without Internet Explorer,
in 1280 x 960 resolution
Before anyone listens to an Opeth album, particularly this one, they should be aware of the following:
- There will be lots of repetition. Opeth is notorious for repeating riffs and other musical ideas for minutes on end. If you want to hear something like Unexpect, where noticeable changes in the melodies occur every 3-5 seconds, this band is not for you.
- This is not a "traditional" metal album. Opeth isn't focused on sounding brutal, "kvlt", shredding, playing 32nd note double bass kicks at 300 bpm, or any other stereotype associated with black, death, and thrash metal bands.
Now onto the actual review:
Surprisingly (for metal purists at least), the more metal that I listened to overtime (and it was almost solely underground bands for 3 years or so, I was a purist for a while), the more I came to respect this album, along with all other Opeth albums. After listening to mostly jazz, classical, reggae, ambient, hip hop (*gasp) and other genres for a year or two, it has become one of my all-time favorites. Few metal bands can create atmosphere for an album as effectively as Opeth does on this album, let alone switch from various moods and emotions to others multiple times in each song, as demonstrated here. The album contains moments of mystery, sorrow, brutality, suspense, calm, fear, longing and and overall autumnal atmosphere throughout. As a musician, I have noticed that at times the members of Opeth are playing as many as four melodic lines at once, a feat that only a handful of other metal bands can match in a coherent manner. The song structures are atypical and usually fairly complex, and the vocals, acoustic, and electric guitars fit into the overall soundscapes well and are unmatched by any of their other albums.
I would take a couple points off of the album because Martin Lopez's drumming and Martin Mendez's bass playing have sounded more complex and varied on other albums such as "Deliverance" and then a couple more because the music isn't very accessible. It takes a lot of time, patience, and often a musical background to truly appreciate the album for what it is. Its hard to find metal bands today who are musically mature enough to realize that many often-lauded, more underground metal bands play music that honestly requires only basic songwriting knowledge, drummers with fast feet (or programming), and a vocalist with enough stamina to avoid damaging their vocal chords (AKA 90% of black and death metal) and take steps to avoid this label.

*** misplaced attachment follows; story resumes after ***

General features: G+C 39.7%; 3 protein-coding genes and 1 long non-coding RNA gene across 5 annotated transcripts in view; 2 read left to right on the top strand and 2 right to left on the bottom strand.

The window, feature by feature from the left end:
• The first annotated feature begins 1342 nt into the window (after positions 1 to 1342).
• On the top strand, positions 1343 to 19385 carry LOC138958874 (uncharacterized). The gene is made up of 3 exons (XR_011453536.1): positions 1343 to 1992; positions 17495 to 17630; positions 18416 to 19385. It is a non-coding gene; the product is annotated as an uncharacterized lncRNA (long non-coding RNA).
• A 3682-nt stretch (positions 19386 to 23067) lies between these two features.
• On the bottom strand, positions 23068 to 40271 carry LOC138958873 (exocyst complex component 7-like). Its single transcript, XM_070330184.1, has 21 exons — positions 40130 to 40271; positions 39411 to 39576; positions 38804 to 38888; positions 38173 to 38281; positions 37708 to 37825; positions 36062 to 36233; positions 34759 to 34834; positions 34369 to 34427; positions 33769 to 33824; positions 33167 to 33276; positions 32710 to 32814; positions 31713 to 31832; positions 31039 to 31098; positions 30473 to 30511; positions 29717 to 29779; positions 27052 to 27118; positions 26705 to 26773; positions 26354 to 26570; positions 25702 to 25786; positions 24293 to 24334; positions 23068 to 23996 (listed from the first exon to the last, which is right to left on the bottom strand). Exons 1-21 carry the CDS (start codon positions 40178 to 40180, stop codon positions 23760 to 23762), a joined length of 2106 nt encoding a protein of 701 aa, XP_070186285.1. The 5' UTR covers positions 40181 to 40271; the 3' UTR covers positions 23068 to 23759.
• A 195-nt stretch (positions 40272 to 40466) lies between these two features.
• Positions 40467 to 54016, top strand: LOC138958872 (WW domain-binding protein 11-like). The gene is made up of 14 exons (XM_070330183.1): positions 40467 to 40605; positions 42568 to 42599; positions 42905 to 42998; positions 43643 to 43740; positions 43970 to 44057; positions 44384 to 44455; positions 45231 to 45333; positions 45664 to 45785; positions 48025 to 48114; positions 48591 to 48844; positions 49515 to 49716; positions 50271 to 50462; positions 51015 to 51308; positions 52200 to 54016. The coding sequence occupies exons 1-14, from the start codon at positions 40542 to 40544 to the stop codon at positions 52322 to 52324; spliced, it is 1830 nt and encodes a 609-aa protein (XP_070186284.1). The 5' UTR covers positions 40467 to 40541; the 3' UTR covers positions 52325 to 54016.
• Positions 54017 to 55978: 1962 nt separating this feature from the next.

Sure Opeth may sound boring to the untrained ear and a lot of people might shower this album with praise (which of course automatically makes it terrible/mainstream/watered down). Sure Opeth has a large number of fans and supporters who aren't metal heads (most of the Opeth fans I know are fellow musicians). Sure they have stronger songwriting abilities than most other metal bands could even dream of. As much as I may sound like an Opeth fanboy for saying this, I have yet to hear a single cogent argument that explains the musical deficiencies (citing actual music theory) of the album. All that I hear is "the songs are boring and drag on without substance" or "inexperienced metal heads like this" or "it's really overrated". Sorry if it disappoints you, but Opeth understand how to write music, convey many different themes, incorporate various genres, and play music that is complex, beautiful, and thought-provoking in a way that most lesser known metal bands (save Windir, Agalloch, Alcest, Ulver, Falkenbach, and a handful more) can ever hope to accomplish.